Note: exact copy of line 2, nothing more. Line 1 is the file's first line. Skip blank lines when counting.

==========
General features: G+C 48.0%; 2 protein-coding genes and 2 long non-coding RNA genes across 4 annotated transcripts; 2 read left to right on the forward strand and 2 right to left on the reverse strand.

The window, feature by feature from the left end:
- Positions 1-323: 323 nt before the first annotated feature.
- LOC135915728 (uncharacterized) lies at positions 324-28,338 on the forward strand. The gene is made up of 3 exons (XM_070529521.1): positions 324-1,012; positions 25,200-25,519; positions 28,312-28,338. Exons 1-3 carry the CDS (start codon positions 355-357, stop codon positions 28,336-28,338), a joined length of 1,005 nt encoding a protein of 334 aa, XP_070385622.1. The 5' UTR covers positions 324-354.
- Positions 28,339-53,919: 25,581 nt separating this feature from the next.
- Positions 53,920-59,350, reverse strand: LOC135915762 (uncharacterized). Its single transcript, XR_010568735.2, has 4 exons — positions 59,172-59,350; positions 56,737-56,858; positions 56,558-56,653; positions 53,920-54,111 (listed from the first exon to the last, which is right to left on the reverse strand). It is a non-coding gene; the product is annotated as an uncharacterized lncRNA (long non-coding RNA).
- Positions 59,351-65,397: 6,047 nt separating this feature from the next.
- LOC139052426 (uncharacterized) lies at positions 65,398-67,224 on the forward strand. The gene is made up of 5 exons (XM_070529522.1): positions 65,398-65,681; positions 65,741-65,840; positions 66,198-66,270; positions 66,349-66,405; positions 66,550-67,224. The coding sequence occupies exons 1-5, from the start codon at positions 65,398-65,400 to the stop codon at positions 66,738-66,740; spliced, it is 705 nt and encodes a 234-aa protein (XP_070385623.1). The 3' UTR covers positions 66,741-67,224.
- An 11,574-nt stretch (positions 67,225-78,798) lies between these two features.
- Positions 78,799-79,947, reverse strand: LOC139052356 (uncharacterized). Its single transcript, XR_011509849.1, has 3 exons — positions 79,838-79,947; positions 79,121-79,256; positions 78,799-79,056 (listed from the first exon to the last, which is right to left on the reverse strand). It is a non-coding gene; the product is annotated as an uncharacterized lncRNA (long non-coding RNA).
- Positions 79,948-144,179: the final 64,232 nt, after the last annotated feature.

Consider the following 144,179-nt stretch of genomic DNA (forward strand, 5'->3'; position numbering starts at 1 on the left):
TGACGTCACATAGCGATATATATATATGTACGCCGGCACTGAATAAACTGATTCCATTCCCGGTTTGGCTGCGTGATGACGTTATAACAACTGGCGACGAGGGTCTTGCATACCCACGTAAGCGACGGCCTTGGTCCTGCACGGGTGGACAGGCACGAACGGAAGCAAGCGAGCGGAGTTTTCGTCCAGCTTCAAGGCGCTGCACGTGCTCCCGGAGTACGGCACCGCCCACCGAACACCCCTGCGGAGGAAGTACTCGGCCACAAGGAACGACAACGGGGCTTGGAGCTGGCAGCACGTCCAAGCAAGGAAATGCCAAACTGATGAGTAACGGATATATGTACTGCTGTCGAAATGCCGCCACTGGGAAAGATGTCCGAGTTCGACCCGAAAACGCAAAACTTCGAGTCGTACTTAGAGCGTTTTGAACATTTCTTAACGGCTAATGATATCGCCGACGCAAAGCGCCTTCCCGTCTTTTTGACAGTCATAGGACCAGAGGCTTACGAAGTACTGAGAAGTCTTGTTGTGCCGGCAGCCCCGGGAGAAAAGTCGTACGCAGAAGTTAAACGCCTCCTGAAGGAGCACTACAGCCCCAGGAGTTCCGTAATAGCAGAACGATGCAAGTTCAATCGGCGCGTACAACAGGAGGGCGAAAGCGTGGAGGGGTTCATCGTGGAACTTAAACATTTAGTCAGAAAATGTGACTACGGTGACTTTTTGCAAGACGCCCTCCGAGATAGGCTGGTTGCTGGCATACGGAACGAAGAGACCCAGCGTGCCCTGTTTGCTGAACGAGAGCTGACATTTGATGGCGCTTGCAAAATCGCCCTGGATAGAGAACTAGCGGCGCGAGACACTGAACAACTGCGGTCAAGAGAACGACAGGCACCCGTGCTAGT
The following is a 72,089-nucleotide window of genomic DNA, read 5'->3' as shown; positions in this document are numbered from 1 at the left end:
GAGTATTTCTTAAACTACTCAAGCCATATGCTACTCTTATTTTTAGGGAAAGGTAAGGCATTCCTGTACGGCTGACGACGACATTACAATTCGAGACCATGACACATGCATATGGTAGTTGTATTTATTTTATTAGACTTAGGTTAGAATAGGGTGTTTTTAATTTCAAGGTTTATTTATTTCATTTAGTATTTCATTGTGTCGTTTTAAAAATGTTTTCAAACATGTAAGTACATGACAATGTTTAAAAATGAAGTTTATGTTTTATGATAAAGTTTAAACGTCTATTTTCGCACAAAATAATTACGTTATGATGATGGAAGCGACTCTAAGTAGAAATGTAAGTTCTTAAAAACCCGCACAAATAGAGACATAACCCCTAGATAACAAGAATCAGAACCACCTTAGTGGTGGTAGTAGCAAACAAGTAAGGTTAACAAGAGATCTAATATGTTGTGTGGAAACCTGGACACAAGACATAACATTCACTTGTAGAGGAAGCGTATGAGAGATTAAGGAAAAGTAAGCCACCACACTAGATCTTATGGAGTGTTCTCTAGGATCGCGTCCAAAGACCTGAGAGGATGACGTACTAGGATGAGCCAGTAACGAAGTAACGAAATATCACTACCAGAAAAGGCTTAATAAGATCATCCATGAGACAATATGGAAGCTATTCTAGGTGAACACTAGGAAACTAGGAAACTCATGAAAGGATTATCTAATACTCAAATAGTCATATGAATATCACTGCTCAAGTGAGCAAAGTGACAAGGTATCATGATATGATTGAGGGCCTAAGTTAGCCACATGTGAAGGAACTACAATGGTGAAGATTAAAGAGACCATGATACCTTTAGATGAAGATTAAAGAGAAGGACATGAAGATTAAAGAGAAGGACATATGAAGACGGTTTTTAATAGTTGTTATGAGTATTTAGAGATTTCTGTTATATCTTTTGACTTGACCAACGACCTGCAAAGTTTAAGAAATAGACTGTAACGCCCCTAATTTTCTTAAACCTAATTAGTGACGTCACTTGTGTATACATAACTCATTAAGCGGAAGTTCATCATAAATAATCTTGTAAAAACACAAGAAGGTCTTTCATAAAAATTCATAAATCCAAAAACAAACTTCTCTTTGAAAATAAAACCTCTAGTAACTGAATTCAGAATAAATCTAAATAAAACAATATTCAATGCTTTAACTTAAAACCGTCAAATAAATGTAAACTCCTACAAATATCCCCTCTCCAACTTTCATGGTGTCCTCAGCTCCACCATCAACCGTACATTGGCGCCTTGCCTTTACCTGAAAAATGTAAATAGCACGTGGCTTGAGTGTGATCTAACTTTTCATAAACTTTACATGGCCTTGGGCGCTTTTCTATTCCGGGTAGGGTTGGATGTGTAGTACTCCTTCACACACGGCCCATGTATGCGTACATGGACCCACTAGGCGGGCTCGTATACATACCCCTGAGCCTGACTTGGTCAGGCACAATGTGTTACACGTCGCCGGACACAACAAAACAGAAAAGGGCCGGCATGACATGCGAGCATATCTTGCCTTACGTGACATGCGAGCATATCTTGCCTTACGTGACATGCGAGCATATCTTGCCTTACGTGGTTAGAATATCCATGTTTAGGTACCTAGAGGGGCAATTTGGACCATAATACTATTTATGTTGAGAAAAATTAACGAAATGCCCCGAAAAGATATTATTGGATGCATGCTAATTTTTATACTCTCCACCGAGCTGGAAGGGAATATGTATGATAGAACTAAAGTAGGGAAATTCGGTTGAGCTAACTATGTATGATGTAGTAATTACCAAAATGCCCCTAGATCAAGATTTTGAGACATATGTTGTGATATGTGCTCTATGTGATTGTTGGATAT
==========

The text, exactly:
The window, feature by feature from the left end: